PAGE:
The word “radical” pops up a lot in the Burning Man ethos, deployed in its purest, most classical sense: extreme, far-reaching, complete. (Two primary Burner tenets are radical inclusion and radical self-expression.) When people came in to be named, they engaged in radical candor. In order to divine a Playa name, I asked a few basic questions to kick-start a conversation. One of my (seemingly harmless) questions unleashed the proverbial floodgates for one young woman. I felt bad, but she quickly assured me that she was delighted to purge some of her pain. Wow. She liked her eventual Playa name, too.

The rest of the naming went well, even though many burners proved difficult to name. Again, I don’t think anyone has to “know” anyone to offer them a proper Playa name, but at the very least, I wanted to generate their name from a workable pool of facts and imagery. Some burners only seemed willing or capable to talk about their significant others. Others couldn’t seem to conjure answers to my initial questions. (Don’t worry, I asked other questions.) My naming partners and I kept some people around for more than an hour in an effort to unearth a good name. Eventually, another veteran namer, Daniel Franco, tapped me out for the afternoon. Phew! I was bushed.

Again, ritual suffused the proceedings, as it does everything at Burning Man, I’d submit. Laypeople who’ve yet to visit the Playa have no doubt heard about the extreme weather conditions. Rest assured, the weather’s no joke. The days were blazing, although the nights were much warmer this year. There’s also the alkaline dust, the ages-old product of a dried-out lakebed, that covers everything and clogs your nose and lungs. Altogether, the mere act of being at Burning Man lowers your defenses and opens your receptors. I’ve never been on a visionquest, but I suspect that similar physical challenges accompany one.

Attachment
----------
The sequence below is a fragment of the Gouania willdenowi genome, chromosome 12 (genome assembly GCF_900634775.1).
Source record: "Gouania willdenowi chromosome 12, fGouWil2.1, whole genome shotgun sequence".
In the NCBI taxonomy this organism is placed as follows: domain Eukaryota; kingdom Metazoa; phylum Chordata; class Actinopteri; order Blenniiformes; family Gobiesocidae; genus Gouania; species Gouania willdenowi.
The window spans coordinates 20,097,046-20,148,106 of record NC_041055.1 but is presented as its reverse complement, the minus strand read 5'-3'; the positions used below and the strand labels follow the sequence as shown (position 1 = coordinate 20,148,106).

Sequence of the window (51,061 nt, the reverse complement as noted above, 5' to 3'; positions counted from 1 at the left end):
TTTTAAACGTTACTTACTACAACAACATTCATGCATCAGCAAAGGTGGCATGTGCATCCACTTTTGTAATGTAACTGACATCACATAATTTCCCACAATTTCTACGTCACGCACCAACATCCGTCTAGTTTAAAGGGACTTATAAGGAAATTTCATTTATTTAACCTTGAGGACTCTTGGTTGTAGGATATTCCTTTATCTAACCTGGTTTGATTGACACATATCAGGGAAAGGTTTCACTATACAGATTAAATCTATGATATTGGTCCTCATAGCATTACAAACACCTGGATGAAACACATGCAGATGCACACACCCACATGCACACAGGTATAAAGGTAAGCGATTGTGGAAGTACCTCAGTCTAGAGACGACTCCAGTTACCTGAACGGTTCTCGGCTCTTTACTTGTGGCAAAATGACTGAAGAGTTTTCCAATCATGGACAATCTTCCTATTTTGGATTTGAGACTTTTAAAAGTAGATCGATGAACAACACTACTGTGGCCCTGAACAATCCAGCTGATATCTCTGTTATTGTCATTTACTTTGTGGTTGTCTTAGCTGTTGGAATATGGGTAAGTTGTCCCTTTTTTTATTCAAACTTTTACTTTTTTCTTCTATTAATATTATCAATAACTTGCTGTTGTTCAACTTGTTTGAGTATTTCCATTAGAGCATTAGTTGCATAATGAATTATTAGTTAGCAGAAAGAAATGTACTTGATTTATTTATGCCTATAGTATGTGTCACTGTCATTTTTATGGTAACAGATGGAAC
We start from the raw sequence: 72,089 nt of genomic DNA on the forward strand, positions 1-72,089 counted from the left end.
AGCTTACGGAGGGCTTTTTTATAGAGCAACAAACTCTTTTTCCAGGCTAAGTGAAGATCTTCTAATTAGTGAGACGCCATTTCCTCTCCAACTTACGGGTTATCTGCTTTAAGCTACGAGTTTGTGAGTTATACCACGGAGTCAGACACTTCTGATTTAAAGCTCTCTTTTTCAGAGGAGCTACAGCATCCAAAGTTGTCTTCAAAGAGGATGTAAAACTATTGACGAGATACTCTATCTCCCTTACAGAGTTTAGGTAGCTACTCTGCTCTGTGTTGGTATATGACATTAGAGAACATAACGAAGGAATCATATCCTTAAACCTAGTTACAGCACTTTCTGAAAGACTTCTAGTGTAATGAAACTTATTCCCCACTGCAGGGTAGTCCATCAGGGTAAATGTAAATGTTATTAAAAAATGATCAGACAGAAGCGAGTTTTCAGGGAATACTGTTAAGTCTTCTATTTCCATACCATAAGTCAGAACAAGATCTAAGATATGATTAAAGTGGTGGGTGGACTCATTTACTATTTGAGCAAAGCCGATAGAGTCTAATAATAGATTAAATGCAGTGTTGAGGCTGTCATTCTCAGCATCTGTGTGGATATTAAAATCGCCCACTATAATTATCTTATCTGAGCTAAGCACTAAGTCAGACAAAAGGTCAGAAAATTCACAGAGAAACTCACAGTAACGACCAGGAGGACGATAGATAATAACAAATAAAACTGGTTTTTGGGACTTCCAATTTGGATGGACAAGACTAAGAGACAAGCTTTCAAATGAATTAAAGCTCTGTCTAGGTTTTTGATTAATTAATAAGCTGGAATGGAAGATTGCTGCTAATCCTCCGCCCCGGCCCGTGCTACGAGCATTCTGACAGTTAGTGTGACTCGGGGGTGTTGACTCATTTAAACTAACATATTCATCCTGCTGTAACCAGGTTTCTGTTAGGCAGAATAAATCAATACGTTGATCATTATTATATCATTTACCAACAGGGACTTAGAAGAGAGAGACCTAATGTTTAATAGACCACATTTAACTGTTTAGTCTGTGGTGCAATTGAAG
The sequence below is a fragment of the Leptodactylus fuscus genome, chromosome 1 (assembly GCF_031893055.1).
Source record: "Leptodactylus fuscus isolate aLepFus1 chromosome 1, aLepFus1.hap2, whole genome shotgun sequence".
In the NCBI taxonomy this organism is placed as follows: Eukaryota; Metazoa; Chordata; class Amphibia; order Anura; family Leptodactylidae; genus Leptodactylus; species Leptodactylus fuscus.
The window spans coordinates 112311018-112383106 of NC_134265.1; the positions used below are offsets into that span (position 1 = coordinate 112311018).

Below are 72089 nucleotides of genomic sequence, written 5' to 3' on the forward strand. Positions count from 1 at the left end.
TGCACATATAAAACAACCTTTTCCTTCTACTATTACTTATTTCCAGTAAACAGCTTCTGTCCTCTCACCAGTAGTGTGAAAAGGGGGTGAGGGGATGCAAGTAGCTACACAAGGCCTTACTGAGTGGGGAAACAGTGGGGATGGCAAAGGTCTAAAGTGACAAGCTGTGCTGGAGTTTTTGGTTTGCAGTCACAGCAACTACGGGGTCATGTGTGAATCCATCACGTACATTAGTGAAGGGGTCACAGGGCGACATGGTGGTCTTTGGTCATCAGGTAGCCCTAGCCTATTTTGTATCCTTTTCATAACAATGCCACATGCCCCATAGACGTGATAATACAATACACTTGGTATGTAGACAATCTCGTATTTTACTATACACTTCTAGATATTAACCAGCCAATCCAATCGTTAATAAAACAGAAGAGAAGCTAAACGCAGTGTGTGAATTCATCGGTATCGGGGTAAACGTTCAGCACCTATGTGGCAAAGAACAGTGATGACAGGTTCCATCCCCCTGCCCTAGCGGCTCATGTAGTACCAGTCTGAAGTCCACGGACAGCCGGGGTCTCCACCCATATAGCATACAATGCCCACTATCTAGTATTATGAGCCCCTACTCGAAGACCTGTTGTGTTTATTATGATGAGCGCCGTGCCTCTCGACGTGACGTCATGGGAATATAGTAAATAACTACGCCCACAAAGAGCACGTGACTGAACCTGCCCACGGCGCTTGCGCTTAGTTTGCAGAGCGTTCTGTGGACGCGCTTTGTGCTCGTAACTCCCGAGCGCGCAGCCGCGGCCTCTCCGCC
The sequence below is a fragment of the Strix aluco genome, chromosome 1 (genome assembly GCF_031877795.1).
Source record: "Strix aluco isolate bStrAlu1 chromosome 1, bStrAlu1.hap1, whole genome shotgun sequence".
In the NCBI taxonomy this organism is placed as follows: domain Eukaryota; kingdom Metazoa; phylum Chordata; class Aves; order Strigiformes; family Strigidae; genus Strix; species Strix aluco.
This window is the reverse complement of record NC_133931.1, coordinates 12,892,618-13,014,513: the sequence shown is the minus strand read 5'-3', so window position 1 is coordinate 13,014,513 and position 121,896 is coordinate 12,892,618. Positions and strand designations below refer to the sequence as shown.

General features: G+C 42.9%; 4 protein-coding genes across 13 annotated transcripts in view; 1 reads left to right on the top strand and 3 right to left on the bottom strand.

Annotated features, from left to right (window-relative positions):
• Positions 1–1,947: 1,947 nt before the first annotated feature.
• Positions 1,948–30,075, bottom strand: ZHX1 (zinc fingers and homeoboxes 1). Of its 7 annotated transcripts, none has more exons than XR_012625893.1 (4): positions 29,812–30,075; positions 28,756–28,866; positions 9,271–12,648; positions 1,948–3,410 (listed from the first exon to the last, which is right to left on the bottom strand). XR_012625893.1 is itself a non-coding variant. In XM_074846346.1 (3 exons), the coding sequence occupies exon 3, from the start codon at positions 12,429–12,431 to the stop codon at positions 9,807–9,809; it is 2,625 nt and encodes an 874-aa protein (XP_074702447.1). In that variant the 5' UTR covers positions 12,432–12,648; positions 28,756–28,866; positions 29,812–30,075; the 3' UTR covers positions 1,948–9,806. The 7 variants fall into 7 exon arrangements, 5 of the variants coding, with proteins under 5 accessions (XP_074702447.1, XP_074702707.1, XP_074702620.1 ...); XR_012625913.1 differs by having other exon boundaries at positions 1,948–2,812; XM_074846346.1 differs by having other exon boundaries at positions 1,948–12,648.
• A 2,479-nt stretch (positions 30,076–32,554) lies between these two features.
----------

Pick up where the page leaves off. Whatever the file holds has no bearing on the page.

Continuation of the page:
There’s also the matter of Black Rock City being one of the most religious places in America. Here’s what I mean:

The Power of the Temple

While I was researching my first trip to Burning Man, I had a look at the map of Black Rock City. I was astonished to discover a marvel of urban planning that rivals Washington D.C. The roads are laid out in a series of nested half-circles, all radiating around — and pointing to — the titular man, who rises from the center of all those nested circles.

But that’s not the only primary structure. Sitting at the top of this imaginary circle is Black Rock City’s temple. Like the man, the temple assumes a different shape every year, based on the annual artistic theme. (The 2012 theme was “Fertility 2.0.” 2013 was “Cargo Cult.”) My own religious feelings vacillate between areligious and irreligious, but I also harbor a longstanding fascination with religion, having once been a deeply religious kid. In his book A New Christianity for a New World, the liberal theologian John Shelby Spong discusses the importance of ritual at length, explaining why he continues to hold mass and give communion even after the sea-change his beliefs underwent as he assimilated modern ideas and rational thought into his worldview. I’m wildly paraphrasing, but the general idea is that even though Bishop Spong doesn’t believe in the literal meaning of Christian rituals, he still sees them as a vital part of the human experience. I agree, with some reservations.